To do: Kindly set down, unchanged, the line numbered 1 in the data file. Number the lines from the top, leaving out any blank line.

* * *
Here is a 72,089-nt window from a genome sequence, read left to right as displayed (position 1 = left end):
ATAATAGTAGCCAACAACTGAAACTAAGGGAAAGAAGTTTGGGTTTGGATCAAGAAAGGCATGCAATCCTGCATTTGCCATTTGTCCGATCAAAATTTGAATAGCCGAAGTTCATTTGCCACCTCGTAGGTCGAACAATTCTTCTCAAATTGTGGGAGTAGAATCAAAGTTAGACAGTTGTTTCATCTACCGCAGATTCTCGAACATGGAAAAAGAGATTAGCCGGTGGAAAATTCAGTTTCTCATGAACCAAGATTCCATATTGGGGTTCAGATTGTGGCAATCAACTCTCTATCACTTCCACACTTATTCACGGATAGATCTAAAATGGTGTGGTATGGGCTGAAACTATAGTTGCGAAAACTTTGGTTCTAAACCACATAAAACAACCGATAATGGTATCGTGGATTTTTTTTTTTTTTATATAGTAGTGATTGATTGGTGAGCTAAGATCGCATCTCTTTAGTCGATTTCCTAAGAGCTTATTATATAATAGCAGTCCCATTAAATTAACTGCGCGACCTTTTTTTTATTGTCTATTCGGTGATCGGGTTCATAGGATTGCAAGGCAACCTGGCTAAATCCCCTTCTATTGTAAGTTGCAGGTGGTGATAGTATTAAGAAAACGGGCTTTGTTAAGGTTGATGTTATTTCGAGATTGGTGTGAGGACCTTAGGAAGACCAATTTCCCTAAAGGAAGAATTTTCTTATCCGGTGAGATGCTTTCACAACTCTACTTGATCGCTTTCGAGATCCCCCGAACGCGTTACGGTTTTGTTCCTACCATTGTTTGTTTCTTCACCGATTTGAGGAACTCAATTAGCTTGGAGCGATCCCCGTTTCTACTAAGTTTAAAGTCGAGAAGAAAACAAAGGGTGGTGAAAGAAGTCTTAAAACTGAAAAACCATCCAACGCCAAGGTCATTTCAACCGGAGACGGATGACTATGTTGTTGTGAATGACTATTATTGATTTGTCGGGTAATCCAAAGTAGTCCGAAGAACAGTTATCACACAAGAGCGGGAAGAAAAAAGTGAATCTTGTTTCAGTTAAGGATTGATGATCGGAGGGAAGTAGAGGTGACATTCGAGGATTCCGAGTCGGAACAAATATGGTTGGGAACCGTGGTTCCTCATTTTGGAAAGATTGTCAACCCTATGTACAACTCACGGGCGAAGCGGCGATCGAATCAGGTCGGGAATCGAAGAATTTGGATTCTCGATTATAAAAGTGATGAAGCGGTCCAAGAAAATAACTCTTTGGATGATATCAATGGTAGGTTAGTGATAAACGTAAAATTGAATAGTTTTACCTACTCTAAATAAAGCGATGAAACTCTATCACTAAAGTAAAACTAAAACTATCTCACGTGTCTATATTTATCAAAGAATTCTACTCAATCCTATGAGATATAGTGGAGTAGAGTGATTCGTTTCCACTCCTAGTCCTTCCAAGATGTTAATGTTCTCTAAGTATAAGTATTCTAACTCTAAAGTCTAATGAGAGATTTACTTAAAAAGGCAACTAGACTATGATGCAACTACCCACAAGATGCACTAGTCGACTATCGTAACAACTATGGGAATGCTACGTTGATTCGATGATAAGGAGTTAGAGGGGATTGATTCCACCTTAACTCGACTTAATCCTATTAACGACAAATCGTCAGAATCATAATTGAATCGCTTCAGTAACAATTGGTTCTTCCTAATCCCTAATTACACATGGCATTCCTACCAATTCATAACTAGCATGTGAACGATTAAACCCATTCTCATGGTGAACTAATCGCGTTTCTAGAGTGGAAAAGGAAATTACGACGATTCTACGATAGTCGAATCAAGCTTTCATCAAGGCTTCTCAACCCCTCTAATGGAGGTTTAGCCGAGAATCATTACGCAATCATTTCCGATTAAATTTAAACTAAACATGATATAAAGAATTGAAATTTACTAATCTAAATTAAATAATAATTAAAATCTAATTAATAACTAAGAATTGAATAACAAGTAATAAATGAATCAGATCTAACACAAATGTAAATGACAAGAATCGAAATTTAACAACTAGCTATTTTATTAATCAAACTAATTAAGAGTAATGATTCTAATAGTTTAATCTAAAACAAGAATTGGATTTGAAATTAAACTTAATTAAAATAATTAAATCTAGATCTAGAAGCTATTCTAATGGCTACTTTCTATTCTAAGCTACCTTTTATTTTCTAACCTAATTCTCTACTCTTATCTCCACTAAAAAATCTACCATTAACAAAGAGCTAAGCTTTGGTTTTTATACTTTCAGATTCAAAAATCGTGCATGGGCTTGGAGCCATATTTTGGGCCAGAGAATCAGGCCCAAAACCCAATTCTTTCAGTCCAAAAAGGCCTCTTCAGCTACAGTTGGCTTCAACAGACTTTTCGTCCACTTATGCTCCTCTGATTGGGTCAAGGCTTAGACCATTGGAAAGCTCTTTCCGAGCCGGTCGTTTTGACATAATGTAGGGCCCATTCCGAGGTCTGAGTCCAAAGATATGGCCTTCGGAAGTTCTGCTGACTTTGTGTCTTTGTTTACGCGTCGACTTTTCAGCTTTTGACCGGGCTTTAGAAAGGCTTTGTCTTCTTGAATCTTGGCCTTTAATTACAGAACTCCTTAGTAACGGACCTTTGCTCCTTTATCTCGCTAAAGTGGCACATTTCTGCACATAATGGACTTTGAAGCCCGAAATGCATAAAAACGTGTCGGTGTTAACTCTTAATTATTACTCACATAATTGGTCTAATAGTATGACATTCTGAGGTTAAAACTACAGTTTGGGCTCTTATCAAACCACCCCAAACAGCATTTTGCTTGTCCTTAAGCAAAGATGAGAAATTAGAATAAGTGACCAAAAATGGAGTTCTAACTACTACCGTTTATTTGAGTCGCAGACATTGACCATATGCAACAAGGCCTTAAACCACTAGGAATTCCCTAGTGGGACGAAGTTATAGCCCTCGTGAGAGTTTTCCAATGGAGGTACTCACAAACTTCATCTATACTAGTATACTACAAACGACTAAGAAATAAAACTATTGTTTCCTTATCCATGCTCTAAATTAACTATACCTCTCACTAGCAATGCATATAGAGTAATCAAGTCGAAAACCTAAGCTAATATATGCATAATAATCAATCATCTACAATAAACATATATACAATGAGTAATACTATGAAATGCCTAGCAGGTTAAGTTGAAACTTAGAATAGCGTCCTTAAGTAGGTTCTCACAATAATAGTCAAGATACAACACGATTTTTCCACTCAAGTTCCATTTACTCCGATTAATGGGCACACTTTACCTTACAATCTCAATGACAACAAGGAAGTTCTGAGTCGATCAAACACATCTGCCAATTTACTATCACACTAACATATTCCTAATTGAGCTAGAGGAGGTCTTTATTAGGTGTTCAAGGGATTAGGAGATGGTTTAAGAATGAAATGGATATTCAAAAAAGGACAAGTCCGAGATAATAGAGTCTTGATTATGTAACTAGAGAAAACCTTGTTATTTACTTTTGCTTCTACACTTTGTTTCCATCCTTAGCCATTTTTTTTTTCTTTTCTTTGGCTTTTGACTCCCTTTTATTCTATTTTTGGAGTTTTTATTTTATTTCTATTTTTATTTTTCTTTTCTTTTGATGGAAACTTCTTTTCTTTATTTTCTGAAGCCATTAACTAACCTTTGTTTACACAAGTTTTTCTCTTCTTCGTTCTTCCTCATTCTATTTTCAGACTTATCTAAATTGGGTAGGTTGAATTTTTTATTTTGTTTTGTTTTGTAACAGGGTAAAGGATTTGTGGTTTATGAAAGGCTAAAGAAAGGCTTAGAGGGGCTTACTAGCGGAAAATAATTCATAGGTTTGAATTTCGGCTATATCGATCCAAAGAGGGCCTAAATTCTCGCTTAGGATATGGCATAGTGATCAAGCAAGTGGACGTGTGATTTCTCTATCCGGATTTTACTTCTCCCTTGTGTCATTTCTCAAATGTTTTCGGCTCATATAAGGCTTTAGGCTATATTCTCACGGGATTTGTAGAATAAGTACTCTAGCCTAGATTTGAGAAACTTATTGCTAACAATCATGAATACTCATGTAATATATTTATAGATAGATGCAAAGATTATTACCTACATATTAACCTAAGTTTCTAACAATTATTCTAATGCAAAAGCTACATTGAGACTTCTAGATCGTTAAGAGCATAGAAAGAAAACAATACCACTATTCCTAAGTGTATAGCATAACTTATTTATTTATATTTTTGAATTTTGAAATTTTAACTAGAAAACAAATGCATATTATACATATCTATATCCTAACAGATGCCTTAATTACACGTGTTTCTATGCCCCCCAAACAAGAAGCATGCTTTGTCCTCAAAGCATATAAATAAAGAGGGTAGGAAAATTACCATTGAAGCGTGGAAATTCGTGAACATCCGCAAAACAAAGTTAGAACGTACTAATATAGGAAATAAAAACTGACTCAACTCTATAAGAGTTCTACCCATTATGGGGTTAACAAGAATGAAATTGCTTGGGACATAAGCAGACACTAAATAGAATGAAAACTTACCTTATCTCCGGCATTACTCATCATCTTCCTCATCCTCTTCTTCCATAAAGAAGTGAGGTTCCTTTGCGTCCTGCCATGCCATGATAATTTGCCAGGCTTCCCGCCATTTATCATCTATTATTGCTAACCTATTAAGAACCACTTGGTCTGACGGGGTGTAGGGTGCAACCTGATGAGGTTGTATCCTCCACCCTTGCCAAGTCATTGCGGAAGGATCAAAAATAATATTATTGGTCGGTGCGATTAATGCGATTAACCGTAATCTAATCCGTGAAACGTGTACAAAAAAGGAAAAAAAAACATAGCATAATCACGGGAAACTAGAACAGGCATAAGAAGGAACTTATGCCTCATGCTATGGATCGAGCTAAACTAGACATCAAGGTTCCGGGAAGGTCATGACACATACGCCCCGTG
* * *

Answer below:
Here is a 72,089-nt window from a genome sequence, read left to right as displayed (position 1 = left end):